Studies show that one-third of caregivers provide intensive care, yet they are also in fair to poor health. In fact, caregivers are often at risk for increased blood pressure, insulin levels and cardiovascular problems. One of the ways to counteract these threats to health is by exercising. But how can one find time to exercise when so much time is eaten up by caregiving? The answer is to try and incorporate some quick but simple exercises while you are performing your care giving duties. Here are five simple things you can do that can help improve your health. They only take a few minutes of your time to do each one. Just incorporating one or two of these into your daily routine can increase strength, endurance and flexibility. Do several different ones each day. Start out slowly and don’t attempt to do any that might strain your back or your knees.
Squats are one of the most effective exercises for improving the lower body and core muscles. All you have to do is stand tall with your feet apart, extend your arms out in front of you and squat as if you were beginning to sit down, by pushing your hips back and bending your knees. Only squat as far as you are comfortable. You do not need to go all the way down. Pause, then slowly come back up to a standing position. Try to do five to start and slowly work your way up to ten.
Alternative pushups are another effective way to build up upper body strength. Instead of pushing yourself up from the floor, stand around 3 feet away from a wall and lean forward, placing both hands on the wall. Bend your elbows and bring your chest toward the wall then push away until your arms are straight again. Once you feel comfortable doing at least ten of these, try to do the same exercise but only using one arm to push yourself away.
The high knee balance can help to strengthen your inner thigh and outer hip areas. As you attempt to maintain balance, you also tone the calf, quadriceps, hamstring and buttock muscle of the leg you are standing on. Start by holding onto a chair and raise one leg just above a 90° angle. Let go of the chair and try to maintain your balance for five seconds. Lower the leg and repeat on the other side. Take care not to arch or round your lower back and to keep your pelvis stationary during the exercise to reduce back strain.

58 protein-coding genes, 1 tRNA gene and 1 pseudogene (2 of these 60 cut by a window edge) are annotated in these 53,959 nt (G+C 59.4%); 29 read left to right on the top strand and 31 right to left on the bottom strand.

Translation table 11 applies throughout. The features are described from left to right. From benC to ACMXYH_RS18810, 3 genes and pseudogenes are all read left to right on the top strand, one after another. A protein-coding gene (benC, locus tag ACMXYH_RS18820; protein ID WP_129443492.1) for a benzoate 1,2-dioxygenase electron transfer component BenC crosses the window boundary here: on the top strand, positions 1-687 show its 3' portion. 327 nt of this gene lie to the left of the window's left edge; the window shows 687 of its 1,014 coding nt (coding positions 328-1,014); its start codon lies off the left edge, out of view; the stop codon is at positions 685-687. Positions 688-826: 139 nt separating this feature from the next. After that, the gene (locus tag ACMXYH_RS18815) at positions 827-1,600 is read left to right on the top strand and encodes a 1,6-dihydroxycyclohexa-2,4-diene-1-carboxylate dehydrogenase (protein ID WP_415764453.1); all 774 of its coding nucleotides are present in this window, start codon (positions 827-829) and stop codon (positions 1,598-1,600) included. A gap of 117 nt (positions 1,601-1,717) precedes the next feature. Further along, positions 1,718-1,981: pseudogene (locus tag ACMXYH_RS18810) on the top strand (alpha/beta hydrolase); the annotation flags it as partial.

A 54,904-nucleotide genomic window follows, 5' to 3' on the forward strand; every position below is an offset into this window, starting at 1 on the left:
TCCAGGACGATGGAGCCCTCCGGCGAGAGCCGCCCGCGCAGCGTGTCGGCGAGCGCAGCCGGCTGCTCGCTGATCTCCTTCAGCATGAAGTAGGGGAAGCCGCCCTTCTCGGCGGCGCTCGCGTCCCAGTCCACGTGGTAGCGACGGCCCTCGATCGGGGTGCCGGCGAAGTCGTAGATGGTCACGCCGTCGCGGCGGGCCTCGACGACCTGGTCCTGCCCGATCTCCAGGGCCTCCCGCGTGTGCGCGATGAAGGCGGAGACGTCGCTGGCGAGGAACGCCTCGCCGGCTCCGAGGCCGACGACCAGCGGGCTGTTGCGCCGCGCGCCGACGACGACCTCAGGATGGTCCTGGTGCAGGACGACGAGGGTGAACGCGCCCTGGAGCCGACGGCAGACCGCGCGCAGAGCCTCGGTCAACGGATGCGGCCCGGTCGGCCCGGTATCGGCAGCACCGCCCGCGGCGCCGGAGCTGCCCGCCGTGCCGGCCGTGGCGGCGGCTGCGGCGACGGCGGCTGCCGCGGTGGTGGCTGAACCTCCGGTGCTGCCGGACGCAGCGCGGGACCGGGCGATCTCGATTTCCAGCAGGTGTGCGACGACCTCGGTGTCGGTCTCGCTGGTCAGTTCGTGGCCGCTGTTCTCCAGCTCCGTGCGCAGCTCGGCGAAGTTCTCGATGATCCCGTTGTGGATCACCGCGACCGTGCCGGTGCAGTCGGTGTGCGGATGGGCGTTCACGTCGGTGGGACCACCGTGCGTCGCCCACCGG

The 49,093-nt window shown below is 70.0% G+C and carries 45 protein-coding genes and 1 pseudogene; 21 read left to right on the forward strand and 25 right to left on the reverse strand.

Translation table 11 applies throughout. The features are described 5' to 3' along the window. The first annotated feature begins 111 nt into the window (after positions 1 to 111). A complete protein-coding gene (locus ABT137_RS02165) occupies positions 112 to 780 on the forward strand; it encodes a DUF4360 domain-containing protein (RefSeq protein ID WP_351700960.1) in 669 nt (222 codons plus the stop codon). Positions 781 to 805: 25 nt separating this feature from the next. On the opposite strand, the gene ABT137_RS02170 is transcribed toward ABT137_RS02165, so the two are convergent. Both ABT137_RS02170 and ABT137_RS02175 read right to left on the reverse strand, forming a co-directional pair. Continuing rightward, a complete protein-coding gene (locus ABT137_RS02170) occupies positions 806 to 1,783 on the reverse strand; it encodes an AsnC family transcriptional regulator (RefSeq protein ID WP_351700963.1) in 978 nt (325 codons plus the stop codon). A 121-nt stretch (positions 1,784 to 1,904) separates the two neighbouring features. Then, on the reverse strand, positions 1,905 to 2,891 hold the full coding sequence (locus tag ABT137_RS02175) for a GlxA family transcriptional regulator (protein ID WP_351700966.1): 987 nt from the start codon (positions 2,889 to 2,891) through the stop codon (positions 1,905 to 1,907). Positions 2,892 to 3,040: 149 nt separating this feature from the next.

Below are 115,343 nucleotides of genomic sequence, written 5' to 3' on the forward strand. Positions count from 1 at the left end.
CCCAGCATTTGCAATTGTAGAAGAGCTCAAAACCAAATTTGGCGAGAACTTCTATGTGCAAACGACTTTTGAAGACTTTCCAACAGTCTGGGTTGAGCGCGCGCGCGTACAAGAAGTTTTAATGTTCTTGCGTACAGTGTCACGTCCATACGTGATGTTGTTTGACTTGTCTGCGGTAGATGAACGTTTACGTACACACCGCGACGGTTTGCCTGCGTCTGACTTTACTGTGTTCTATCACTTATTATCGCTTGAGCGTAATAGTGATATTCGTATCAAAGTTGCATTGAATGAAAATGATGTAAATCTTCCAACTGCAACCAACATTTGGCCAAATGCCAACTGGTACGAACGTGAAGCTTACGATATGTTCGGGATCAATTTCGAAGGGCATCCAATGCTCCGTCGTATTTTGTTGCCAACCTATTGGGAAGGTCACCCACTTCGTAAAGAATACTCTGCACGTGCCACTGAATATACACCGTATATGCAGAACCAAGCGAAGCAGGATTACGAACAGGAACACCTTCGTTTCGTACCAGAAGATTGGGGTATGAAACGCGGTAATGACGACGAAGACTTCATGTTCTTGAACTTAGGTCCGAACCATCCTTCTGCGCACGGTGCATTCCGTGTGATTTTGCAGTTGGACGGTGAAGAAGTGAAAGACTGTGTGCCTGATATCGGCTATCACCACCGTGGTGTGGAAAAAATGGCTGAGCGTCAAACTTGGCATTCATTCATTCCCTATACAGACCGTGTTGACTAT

Torso rotation works the obliques, or side abdominal muscles. This exercise involves rotating the torso along the spine axis in a standing position. First, engage your abdominal muscles by tightening your midsection. Exhale and rotate to one side, keeping your hips facing forward -- your hips might move slightly, but the twisting action should occur at the waist. Rotate your head, chest and torso simultaneously. Pause for a count, and then inhale and slowly return to the forward-facing position. Twist to the opposite side, and continue alternating sides.
To maintain spine flexibility, stand comfortably with your feet shoulder length apart. Lift both arms above your head, clasping your hands. Gently pull your shoulders back and stretch tall. Hold for thirty seconds then lean right, and hold for fifteen seconds, then lean left and hold for 15 seconds. Then straighten up and repeat the sequence several more times. Over time you will notice your flexibility increasing and you will be able to add repetitions to the sequence.
Invest in an inexpensive set of hand grippers. A study done on hypertension in 2013 showed that hand-grip exercises can reduce your blood pressure by ten percent. Squeeze the gripper and hold it for two minutes, then do the same with the other hand. Spend around 15 minutes doing this three times a week and you could lower your blood pressure.